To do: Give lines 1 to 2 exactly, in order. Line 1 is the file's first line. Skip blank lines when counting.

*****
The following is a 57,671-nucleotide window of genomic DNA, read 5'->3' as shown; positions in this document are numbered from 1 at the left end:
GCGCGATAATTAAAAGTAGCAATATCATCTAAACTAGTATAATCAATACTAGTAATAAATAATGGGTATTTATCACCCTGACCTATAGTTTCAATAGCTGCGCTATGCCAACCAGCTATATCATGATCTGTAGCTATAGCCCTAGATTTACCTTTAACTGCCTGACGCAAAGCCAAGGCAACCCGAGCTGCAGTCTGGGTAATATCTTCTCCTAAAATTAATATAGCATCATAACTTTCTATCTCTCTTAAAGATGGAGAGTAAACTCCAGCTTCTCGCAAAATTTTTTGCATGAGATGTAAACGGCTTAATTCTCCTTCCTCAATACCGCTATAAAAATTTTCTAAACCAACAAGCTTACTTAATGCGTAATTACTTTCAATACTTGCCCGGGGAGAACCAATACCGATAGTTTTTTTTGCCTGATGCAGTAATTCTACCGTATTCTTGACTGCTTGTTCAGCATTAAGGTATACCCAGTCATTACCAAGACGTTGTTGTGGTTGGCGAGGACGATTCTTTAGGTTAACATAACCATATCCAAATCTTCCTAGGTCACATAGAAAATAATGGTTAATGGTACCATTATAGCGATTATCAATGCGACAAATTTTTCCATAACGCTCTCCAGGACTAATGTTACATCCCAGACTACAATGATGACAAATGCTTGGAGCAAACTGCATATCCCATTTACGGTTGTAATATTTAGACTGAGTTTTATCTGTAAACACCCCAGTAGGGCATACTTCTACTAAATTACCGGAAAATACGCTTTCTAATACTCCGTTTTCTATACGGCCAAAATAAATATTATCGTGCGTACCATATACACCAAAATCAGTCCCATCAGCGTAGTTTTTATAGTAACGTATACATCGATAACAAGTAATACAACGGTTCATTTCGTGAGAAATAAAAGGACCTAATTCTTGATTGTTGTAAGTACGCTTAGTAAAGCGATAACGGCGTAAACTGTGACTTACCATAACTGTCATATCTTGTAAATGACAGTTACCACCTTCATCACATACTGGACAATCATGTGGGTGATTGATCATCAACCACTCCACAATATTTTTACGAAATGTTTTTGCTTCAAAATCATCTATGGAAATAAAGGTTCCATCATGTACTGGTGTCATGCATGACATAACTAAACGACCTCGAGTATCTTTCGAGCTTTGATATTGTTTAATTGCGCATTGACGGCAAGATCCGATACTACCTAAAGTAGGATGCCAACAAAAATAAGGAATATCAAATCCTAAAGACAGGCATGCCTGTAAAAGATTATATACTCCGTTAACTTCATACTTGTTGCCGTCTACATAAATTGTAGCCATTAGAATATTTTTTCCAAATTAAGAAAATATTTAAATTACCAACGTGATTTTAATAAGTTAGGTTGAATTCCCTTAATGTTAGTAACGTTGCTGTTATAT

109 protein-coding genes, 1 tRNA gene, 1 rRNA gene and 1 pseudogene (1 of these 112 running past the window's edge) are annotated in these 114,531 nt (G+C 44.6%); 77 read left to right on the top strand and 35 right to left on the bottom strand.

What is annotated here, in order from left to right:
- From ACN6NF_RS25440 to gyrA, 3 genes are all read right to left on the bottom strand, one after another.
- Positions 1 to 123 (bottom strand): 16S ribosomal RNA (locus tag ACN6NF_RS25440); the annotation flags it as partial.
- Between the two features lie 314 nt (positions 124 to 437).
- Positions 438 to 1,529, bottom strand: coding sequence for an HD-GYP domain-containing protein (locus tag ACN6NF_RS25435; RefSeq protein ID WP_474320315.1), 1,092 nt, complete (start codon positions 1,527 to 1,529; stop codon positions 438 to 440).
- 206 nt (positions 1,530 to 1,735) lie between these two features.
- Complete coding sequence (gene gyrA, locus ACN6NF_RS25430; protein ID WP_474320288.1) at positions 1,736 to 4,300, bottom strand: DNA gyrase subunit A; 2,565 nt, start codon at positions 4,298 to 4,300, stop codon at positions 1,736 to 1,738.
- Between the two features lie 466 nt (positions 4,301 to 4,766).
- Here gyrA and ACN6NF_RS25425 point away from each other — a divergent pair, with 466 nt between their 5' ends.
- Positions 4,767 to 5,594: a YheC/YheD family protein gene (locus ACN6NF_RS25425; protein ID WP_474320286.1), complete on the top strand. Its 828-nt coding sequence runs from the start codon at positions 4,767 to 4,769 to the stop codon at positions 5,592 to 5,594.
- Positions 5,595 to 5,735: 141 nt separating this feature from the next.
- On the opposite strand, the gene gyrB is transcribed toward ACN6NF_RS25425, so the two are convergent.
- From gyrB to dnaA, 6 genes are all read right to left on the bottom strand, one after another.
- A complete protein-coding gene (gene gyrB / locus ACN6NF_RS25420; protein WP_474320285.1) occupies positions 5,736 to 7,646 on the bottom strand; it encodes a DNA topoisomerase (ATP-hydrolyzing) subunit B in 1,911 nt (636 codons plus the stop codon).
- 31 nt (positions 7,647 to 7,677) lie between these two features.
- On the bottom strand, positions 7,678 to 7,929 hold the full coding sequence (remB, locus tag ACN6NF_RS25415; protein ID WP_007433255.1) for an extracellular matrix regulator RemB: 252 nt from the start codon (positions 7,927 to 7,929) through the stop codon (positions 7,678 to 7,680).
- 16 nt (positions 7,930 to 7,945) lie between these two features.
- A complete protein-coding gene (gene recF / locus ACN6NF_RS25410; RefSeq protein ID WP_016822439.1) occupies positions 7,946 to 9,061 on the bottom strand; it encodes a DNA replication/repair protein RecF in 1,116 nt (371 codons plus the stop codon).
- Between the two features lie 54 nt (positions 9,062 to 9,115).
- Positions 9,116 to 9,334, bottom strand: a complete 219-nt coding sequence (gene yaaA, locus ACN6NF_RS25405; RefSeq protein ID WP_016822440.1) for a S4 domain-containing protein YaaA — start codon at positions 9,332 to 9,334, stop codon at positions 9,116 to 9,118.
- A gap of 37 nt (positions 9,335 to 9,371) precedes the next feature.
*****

The following is a 57,671-nucleotide window of genomic DNA, read 5'->3' as shown; positions in this document are numbered from 1 at the left end:
GCGCGATAATTAAAAGTAGCAATATCATCTAAACTAGTATAATCAATACTAGTAATAAATAATGGGTATTTATCACCCTGACCTATAGTTTCAATAGCTGCGCTATGCCAACCAGCTATATCATGATCTGTAGCTATAGCCCTAGATTTACCTTTAACTGCCTGACGCAAAGCCAAGGCAACCCGAGCTGCAGTCTGGGTAATATCTTCTCCTAAAATTAATATAGCATCATAACTTTCTATCTCTCTTAAAGATGGAGAGTAAACTCCAGCTTCTCGCAAAATTTTTTGCATGAGATGTAAACGGCTTAATTCTCCTTCCTCAATACCGCTATAAAAATTTTCTAAACCAACAAGCTTACTTAATGCGTAATTACTTTCAATACTTGCCCGGGGAGAACCAATACCGATAGTTTTTTTTGCCTGATGCAGTAATTCTACCGTATTCTTGACTGCTTGTTCAGCATTAAGGTATACCCAGTCATTACCAAGACGTTGTTGTGGTTGGCGAGGACGATTCTTTAGGTTAACATAACCATATCCAAATCTTCCTAGGTCACATAGAAAATAATGGTTAATGGTACCATTATAGCGATTATCAATGCGACAAATTTTTCCATAACGCTCTCCAGGACTAATGTTACATCCCAGACTACAATGATGACAAATGCTTGGAGCAAACTGCATATCCCATTTACGGTTGTAATATTTAGACTGAGTTTTATCTGTAAACACCCCAGTAGGGCATACTTCTACTAAATTACCGGAAAATACGCTTTCTAATACTCCGTTTTCTATACGGCCAAAATAAATATTATCGTGCGTACCATATACACCAAAATCAGTCCCATCAGCGTAGTTTTTATAGTAACGTATACATCGATAACAAGTAATACAACGGTTCATTTCGTGAGAAATAAAAGGACCTAATTCTTGATTGTTGTAAGTACGCTTAGTAAAGCGATAACGGCGTAAACTGTGACTTACCATAACTGTCATATCTTGTAAATGACAGTTACCACCTTCATCACATACTGGACAATCATGTGGGTGATTGATCATCAACCACTCCACAATATTTTTACGAAATGTTTTTGCTTCAAAATCATCTATGGAAATAAAGGTTCCATCATGTACTGGTGTCATGCATGACATAACTAAACGACCTCGAGTATCTTTCGAGCTTTGATATTGTTTAATTGCGCATTGACGGCAAGATCCGATACTACCTAAAGTAGGATGCCAACAAAAATAAGGAATATCAAATCCTAAAGACAGGCATGCCTGTAAAAGATTATATACTCCGTTAACTTCATACTTGTTGCCGTCTACATAAATTGTAGCCATTAGAATATTTTTTCCAAATTAAGAAAATATTTAAATTACCAACGTGATTTTAATAAGTTAGGTTGAATTCCCTTAATGTTAGTAACGTTGCTGTTATAT